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World Mental Health Day: Why It’s Time to Make Some Noise

World Mental Health Day: Why It’s Time to Make Some Noise

Chris Pinner

The NHS estimates 1 in 4 people in the UK will experience a mental health problem each year; the exact same share of adults in the UK who are obese.

But which gets more coverage in the media? Which one is easier to talk about?

10th October is World Mental Health Day, the perfect time to give mental health more of the coverage it deserves.

Over the course of hundreds of 1-1 fitness consultations and thousands of hours training, mental health issues have come up time and time again. As any personal trainer, nutritionist or wellbeing professional will tell you, mental health is often linked to why clients train. If you deal with people you deal with mental health.

Yet we do not always talk about it.

Physical health is easier; you can see it. Mental health can be more difficult to understand.

But that needs to change. With that in mind, I hope these thoughts and findings from experts in the wellness industry can help open up the conversation and remind us how important the mind-body connection really is.

Dean Thorpe, Personal Trainer

As a personal trainer, my clients come to me with physical goals, sometimes not realising that really what they were expressing was their need for psychic change.

If you work with people, you work with mental health and whether it’s in the gym or in the therapy room, I know that I AM going to come across mental health.

We need to realise the importance of this in not just ourselves but also in the fact that we are going to be meet at least one person with mental health issues every day.

We need to remove the stigma and start to talk about it, as I personally believe this is one of the reasons that it’s getting worse.

My advice to anyone would be to really think about what it is you want to change, because it’s not always physical.

Leigh McKay, WorkWise Wellness

Mental Health Awareness Day – what a wonderful opportunity to talk about a reality affecting people globally. Recently, I have had a few people say to me “Leigh, when you use the words “mental health” it sounds scary, I don’t like it.”

Well … mental health, mental health, mental health!

Call it what you wish, it needn’t be scary and there is a continuing awareness around the topic, as conversations and experiences are shared. We all experience it and all find ourselves on a continuum between poor and positive.

In promoting positive mental health, we can all learn emotional resilience tactics. Resilience is something that can be learnt, proven thanks to Emma Werner’s longitudinal study for 1955. The study showed how learning protective factors can foster optimism and contentment. Protective factors (resilience training) includes managing stress; prioritising self-care; building self-esteem and managing feelings.

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Abigail Ireland, Performance Coach

The connection between mental and physical health is widely overlooked. Making smart food choices can be vital to boost your mood, performance and overall wellbeing.

As an example, studies are increasingly proving that a two way gut-brain connection exists, and this makes complete sense given that around 90% of the body’s serotonin is produced in the digestive tract. Michael Gershon’s 1998 paper on the enteric nervous system has shown how our state of mind and emotions are likely influenced by our gut.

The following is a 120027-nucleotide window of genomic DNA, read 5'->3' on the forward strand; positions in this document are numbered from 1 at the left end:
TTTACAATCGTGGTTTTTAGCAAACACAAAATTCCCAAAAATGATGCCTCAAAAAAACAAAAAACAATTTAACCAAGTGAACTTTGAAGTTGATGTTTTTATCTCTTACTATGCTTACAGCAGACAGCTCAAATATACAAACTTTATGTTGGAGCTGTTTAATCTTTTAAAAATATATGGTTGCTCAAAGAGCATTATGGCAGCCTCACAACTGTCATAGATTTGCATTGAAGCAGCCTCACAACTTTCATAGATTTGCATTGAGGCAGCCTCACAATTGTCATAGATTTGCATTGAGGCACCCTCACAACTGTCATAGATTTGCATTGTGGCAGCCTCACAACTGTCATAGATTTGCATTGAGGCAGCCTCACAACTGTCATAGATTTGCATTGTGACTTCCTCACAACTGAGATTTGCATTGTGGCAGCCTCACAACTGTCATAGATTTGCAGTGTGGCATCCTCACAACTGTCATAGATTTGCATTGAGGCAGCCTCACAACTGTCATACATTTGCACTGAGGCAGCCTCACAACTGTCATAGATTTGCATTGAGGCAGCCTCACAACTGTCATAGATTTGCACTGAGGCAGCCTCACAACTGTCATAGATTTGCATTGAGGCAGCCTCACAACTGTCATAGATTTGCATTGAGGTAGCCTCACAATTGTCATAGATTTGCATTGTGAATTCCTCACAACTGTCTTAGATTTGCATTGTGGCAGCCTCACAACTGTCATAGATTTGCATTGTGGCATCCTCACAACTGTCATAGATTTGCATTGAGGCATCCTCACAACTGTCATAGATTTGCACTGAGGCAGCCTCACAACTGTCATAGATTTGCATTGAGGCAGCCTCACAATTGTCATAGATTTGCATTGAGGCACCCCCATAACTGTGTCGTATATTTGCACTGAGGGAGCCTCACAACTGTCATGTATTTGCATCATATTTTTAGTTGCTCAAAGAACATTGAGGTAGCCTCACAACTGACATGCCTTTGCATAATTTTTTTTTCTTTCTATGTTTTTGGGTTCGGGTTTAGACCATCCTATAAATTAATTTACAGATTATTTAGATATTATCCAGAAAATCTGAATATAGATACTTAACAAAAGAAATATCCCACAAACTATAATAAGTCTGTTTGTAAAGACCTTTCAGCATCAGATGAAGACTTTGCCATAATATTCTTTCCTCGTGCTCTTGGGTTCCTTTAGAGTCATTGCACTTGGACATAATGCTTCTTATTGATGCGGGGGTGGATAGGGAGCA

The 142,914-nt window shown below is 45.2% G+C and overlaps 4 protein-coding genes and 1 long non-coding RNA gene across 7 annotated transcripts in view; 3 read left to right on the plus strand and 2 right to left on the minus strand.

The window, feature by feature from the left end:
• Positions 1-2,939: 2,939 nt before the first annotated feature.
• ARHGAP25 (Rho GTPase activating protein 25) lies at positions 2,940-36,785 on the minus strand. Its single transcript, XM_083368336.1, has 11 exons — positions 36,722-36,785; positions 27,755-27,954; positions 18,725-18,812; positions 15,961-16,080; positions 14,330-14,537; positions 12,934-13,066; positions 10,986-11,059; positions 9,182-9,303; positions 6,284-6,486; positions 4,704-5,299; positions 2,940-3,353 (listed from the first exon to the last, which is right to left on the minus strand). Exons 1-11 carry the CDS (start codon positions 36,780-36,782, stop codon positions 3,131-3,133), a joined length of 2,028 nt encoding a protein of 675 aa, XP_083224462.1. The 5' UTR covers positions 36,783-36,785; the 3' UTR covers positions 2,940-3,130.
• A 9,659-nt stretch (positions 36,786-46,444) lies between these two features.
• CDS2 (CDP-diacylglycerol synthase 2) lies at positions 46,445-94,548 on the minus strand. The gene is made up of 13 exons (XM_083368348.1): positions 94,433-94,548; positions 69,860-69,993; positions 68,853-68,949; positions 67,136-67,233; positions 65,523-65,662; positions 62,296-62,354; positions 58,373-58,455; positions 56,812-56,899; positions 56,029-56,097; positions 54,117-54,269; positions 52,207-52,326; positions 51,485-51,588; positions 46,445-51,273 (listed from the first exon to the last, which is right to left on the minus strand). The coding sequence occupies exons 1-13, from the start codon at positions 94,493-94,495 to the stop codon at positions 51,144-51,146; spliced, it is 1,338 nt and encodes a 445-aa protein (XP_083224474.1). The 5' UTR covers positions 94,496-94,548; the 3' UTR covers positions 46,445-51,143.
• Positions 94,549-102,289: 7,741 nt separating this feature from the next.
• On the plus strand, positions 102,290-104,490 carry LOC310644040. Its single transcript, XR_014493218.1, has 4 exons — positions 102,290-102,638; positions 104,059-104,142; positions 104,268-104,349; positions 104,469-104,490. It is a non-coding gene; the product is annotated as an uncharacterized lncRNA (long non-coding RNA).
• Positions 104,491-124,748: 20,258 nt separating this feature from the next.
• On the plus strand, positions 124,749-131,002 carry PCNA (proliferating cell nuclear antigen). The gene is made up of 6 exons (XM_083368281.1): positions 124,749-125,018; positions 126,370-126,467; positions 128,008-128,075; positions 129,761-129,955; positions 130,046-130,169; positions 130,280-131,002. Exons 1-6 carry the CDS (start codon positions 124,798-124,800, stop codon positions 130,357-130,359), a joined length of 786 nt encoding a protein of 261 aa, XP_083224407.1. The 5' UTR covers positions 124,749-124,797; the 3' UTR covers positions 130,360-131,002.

Brendon Stubbs, Physiotherapist Specialising in Mental Health

I was also lucky enough to sit down with Brendon Stubbs at Kings College London, a man who is all about the evidence:

  • Research has shown people who engage in most physical activity are less likely to develop depression. In looking at over 266,000 people free from depression at baseline, it has been shown people with high (vs. low) physical activity were generally around 20% less likely to suffer depression – Physical Activity and Incident Depression, April 2018
  • Exercise can also act as intervention for people with depression. Brendon’s research shows that exercise is very effective for people with depressive symptoms and major depression – Exercise as a Treatment for Depression, Feb 2016

James Hitchen, Mental Health Campaigner

I have struggled with mental health for longer than I have acknowledged it. I thought it was just a question of pulling myself together and if I was not doing well I would judge myself as weak.

About 4 years ago I was diagnosed with severe depression and anxiety – everything came to a head about 21 months ago.

I now understand how important it is to look after our mental fitness. I had to make changes and get help and I am so grateful that I did. My life today is totally different to where it was 21 months ago, I am happy, healthy and doing well. I love the work I am doing and on occasion I even find the balance I am looking for!
I have learnt that looking after both your mental and physical fitness are instrumental for that to be possible. I believe in having a balanced life. How that might look is different for everyone. Part of the work I now do is to help individuals and organisations on mental and physical wellbeing to reduce stress – please do get in touch if you would like to talk.

Remember, 1 in 4 adults in the UK experience mental health problems each year, and 60-70% of us have experienced mental ill health at some point in our lifetime (Mental Health Foundation) so we are not alone. 

If you would like to talk about the link between physical and mental health then please get in touch. Alternatively, if you want to learn more or find support on mental health, Mind is a great place to turn.

You can hear more from Brendon here.

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